The trellis edgings

It would be wearing to insist on going through all the pattern formations that surround this trellis in similar detail.   Suffice it to say that the edgings all work as frames to the central motif.  They emphasise it so that it is hard to argue against the visual idea of a central trellis.  They establish a ‘field of force’.  (An effect sometimes exploited by interior designers to celebrate or highlight some particularly valuable or expensive bit of work.  A centrally placed, magnificent Tudor fireplace framed and thus emphasised by pillars, a mantel and carved panelling, might be a classic example.)

The patterned edgings on Newton’s box include more diamonds, more zigzags, and some neat herring-bone and chequer-board effects. The applied shreds of straw in these patterns are carefully chosen to vary in colour, tone and heaviness so as to achieve distinctions that might be otherwise unobserved.

A particularly nice effect is achieved with the chequer-board filling to some of the larger zigzags (discrete lines here, no diamonds) on both the lid and the front of the box.  Indeed it is worth remembering that the designer was probably having fun as he played with permutations of alignment and colour.  Pattern making is usually more about visual exuberance, adventure and discovery than perceptual experimentation.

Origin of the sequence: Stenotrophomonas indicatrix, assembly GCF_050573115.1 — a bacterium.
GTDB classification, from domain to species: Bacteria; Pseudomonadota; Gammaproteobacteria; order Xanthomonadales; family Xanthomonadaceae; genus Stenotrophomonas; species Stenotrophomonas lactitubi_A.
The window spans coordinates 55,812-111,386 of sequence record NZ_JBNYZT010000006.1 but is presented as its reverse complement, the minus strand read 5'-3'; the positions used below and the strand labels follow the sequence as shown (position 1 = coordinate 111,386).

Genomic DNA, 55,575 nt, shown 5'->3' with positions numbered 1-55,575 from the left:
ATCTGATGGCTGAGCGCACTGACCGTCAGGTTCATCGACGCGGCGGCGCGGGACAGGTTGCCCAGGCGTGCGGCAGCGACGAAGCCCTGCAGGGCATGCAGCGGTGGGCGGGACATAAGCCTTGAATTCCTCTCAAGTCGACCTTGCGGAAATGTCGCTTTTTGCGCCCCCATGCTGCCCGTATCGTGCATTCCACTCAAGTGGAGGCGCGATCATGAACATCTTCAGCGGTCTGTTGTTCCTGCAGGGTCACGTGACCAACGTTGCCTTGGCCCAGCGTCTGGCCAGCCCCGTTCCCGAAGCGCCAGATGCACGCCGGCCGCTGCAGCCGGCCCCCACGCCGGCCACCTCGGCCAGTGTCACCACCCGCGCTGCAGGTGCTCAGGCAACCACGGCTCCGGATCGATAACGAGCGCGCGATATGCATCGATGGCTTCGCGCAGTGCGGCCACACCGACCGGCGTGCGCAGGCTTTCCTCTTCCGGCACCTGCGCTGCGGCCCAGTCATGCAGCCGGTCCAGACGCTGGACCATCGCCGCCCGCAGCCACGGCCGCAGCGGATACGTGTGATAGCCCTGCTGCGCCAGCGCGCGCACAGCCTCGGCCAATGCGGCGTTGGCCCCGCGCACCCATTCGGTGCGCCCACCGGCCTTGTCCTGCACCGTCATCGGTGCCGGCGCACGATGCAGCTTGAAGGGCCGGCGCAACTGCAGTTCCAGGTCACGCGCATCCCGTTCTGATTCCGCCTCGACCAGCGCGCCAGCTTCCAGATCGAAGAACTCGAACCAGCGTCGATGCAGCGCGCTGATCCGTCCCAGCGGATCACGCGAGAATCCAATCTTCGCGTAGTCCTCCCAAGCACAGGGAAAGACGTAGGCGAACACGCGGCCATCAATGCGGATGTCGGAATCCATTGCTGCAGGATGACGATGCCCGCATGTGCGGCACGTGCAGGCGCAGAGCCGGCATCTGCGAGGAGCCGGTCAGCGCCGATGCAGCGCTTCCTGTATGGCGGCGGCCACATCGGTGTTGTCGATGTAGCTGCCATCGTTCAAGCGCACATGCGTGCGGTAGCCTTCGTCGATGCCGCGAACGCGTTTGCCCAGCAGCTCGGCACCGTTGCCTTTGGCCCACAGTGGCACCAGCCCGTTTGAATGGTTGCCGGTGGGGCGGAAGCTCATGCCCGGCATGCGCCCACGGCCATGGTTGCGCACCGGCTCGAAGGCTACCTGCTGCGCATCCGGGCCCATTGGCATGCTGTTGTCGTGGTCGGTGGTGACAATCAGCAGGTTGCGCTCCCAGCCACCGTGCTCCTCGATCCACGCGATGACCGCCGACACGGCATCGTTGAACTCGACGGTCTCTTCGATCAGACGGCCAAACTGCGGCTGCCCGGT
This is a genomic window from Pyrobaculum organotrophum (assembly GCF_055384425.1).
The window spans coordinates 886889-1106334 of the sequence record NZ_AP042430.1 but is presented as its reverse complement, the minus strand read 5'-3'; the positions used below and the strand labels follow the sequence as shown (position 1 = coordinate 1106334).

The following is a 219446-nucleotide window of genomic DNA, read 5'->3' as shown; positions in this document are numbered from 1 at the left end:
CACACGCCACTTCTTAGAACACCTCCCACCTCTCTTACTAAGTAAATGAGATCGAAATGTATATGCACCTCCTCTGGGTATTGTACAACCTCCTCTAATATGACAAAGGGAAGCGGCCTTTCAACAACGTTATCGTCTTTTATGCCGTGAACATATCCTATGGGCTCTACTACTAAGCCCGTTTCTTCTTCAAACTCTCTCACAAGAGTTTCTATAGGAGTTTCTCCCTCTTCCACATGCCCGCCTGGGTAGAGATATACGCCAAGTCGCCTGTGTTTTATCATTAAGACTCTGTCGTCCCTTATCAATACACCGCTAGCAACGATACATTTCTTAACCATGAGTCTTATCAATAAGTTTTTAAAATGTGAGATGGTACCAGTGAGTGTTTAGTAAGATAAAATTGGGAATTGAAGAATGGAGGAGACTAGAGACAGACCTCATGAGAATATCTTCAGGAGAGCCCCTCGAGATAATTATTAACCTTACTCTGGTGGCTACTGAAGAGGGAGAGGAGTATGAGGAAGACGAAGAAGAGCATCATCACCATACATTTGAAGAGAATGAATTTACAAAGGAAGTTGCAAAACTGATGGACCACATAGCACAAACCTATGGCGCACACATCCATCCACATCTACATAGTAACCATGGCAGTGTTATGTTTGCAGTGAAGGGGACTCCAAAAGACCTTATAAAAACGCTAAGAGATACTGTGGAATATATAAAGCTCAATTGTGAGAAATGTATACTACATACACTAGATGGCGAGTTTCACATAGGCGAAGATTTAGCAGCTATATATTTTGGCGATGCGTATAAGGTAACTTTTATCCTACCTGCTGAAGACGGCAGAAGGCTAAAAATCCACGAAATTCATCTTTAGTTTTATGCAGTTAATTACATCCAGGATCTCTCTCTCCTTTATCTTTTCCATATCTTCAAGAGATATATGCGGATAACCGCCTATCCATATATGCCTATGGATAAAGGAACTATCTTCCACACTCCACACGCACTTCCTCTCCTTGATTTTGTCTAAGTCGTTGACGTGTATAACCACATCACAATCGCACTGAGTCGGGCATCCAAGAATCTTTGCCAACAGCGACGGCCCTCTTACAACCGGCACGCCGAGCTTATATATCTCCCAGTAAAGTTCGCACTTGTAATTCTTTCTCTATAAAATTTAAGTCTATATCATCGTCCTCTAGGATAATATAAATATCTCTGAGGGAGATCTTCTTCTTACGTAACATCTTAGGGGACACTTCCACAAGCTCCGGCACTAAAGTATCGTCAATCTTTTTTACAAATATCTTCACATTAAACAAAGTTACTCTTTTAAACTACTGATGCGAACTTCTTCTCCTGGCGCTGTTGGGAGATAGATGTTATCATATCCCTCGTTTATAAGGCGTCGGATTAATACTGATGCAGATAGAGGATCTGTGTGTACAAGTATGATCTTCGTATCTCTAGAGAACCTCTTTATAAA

Inside the box

We cannot leave ideas of joyous patterning before looking at the inside of this box.  The orangey pinks and yellows used here glow; the patterns and variations of pattern multiply and astound.  Stripes, diagonals, arrows, chequer boards, spots and dots all compete for attention. Perhaps most striking of all – and to my eye most modern – are the two panels each side of the mirror set into the lid.  Long, thin, minimalist lines, coolly elegant pale stripes, attend the centre of these panels, whose third dimension is  brilliantly highlighted, top and bottom, with a single row of black zigzags, while below these the pale, central verticals continue as darker stripes.  The effect is reminiscent of some of the powerful Art Deco ornament at 78 Derngate, Northampton, that is to say, of a Charles Rennie Mackintosh interior design.

Further reading

Chamberlain, Paul, Hell upon Water – Prisoners of War in Britain 1793-1815, The History Press, 2008

Chamberlain, Paul, The Napoleonic Prison of Norman Cross, The History Press, 2018.

Croucher, Lina, Straw Mosaics, Reeves Dryad Press, 1975

Choain-Degand, Anne-Marie, Marqueterie de Paille, VIAL, 2019

Author Credit:

Nicola Durbridge has a degree in the history of art and a lifelong interest in arts and crafts.  She was an antique dealer for some years and has training in restoration and conservation, specialising in textiles and paper.  She has a particular interest in how things are made across a wide range of materials, largely for the way this enriches understanding of ‘the look’ of objects.  She is an experienced weaver, spinner and lacemaker, and a practising bookbinder, papermaker and silversmith.

Photographs by Deborah Hopson-Wolpe

First published 2011 as a printed booklet in the museum’s ‘Object of the Month’ series. Revised for this website 2021 by Tony Seward.